Only two writers currently have more than one show running in London's commercial West End: Andrew Lloyd Webber and Kenneth Lonergan. The latter's Lobby Hero rounds off this year's "American Imports" season at the Donmar Warehouse just as his teen period piece This Is Our Youth has become a slow-burning success at the Garrick.
Lobby Hero is the better piece of writing, as its incisive observations and occasionally Mametesque dialogue are augmented by both moral and narrative point. Jeff, a twentysomething ex-naval serviceman struggling to stabilise his life in a job as a New York apartment block's night security guard (not a doorman, he repeatedly protests), is confronted with a dilemma: does he risk his own future by selling out the false murder alibi provided by his respected captain for the latter's brother? His motive for doing so would be to free the female rookie cop on whom he has a crush from her corrupt, hypocritical partner.
Both the captain and the rookie face their own similar choices for their own motives, but all strands come together in Jeff, portrayed by the ever-watchable David Tennant as if Private Pike had been written by Mamet and played by a young Martin Sheen: all edgy wisecracks and self-deprecating sarcasm, but with an underlying feeling that here is an overgrown boy adrift in the world. Gary Macdonald as guard captain William is a tragic hero slightly dislocated in a play that is not a tragedy: an upright, noble man with a single, fatal flaw, his depth of principle and conscience.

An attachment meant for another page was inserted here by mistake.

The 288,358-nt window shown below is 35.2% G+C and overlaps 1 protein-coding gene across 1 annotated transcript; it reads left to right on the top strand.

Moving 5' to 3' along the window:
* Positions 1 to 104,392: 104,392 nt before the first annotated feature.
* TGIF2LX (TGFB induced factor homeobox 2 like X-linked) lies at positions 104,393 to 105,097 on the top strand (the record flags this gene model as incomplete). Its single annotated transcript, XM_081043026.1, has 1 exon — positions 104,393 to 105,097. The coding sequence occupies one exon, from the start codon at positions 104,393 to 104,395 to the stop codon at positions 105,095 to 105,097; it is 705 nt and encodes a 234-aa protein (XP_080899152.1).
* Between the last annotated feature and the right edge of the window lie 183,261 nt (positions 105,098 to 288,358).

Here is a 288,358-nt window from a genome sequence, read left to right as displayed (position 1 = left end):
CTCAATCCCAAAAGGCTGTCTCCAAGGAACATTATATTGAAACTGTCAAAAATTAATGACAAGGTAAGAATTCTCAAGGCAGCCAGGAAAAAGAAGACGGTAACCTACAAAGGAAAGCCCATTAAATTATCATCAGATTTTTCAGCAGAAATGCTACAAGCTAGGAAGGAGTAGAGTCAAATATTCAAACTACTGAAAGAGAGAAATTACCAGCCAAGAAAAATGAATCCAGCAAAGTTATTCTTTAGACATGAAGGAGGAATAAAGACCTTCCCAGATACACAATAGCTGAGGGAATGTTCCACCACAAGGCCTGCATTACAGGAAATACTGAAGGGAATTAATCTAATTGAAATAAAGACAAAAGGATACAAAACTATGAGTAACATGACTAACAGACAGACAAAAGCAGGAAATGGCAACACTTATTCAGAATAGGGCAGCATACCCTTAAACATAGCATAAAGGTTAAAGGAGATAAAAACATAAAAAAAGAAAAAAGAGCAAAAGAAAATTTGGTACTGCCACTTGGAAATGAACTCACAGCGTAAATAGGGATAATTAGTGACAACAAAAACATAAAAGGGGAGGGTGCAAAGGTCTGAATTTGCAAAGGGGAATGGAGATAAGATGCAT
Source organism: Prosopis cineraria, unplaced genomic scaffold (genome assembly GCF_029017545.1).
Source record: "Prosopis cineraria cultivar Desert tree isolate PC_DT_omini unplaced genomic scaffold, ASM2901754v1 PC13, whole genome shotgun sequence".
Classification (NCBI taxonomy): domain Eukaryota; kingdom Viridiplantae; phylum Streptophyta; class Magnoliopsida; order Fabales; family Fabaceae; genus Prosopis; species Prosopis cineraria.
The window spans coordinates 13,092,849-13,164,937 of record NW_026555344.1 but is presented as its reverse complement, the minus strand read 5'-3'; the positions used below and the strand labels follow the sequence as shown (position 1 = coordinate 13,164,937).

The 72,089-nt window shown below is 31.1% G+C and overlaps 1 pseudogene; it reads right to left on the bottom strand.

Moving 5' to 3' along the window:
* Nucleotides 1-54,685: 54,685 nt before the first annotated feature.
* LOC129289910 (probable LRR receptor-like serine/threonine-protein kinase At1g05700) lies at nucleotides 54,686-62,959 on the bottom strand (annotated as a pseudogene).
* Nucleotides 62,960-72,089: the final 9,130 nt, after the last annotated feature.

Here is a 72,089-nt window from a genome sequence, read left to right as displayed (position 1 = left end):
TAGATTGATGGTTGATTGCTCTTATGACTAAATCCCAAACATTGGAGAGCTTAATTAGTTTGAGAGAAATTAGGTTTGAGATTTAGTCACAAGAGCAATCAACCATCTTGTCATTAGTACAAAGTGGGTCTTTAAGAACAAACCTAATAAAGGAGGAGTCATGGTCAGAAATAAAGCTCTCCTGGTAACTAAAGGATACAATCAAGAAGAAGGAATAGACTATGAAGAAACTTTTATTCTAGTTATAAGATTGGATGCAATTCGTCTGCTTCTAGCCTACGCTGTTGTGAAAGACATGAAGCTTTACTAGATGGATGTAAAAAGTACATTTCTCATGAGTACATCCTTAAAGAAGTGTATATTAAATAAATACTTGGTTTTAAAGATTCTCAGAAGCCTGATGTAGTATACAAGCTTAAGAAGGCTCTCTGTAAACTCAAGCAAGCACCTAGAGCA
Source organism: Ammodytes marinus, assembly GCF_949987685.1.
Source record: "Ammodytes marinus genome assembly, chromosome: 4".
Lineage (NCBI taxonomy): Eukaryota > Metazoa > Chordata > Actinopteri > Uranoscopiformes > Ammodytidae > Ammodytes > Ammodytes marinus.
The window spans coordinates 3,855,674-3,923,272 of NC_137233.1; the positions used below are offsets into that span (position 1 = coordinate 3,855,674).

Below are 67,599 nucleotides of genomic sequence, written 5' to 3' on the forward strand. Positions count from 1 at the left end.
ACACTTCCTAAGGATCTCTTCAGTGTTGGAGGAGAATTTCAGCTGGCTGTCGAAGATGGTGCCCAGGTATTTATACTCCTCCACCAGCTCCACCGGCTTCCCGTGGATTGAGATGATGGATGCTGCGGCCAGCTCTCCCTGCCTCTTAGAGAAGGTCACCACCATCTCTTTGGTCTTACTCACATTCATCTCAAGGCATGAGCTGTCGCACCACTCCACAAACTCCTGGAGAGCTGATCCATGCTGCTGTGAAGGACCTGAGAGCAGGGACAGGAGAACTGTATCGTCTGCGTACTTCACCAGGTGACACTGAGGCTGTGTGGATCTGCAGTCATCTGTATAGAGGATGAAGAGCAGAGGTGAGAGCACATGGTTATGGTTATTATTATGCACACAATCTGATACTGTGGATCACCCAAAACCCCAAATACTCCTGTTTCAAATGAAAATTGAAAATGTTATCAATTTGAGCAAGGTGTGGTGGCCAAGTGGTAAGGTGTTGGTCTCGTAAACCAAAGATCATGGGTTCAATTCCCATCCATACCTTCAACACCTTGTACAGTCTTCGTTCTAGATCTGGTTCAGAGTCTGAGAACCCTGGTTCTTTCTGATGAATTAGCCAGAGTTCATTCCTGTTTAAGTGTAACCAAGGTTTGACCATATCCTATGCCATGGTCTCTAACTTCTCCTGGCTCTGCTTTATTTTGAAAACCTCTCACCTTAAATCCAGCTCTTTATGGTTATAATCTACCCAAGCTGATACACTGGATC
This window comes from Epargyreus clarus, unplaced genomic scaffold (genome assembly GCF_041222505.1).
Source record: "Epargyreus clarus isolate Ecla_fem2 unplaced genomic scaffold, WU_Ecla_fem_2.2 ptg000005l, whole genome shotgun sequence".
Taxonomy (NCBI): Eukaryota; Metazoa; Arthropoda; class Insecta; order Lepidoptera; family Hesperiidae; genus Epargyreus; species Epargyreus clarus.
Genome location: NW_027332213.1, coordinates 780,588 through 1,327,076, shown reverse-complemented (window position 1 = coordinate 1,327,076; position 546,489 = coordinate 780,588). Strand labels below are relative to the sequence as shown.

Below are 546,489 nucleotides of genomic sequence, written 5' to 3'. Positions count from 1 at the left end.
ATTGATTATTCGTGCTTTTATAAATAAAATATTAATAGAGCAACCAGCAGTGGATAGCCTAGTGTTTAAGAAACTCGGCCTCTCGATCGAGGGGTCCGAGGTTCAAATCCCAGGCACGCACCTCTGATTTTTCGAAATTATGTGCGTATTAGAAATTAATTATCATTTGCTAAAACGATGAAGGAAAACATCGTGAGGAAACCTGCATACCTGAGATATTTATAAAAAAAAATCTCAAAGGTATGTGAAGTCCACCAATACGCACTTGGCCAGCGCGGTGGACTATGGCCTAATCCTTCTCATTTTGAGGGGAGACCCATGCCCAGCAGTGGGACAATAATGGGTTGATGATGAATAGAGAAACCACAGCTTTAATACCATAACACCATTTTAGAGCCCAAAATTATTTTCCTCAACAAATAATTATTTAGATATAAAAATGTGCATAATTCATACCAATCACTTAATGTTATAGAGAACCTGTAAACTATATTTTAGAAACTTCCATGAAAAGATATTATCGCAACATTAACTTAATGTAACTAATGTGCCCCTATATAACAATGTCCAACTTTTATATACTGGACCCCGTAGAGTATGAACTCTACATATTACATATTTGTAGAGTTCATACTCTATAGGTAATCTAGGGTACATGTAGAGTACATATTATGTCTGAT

Dominic Rowan is maybe ten years too young to give two-faced cop Bill the self-satisfied gravitas written into the character (this is a man who, when Jeff asks him to sign in by jocularly requesting his "autograph", takes it literally), so turns his natural English ponderousness as an actor to his advantage; the manner works far better than Rowan's vaguely East Coast American accent. Charlotte Randle as probationary police officer Dawn makes up in lip what she lacks in physical stature, nicely combining toughness and (no pun intended) insecurity.
The direction by Mark Brokaw (also responsible for the play's New York première) keeps the visual and physical business simple, and mirrors Lonergan's writing in allowing the events and concerns to arise naturally from the characters, so that the protagonists imbue the goings-on with a natural amount of thoughtfulness. The web of sex, power (both principled and naked) and honesty is at once entertaining as light comedy and gripping as a moral maze.
Written for the Financial Times.
Copyright © Ian Shuttleworth; all rights reserved.
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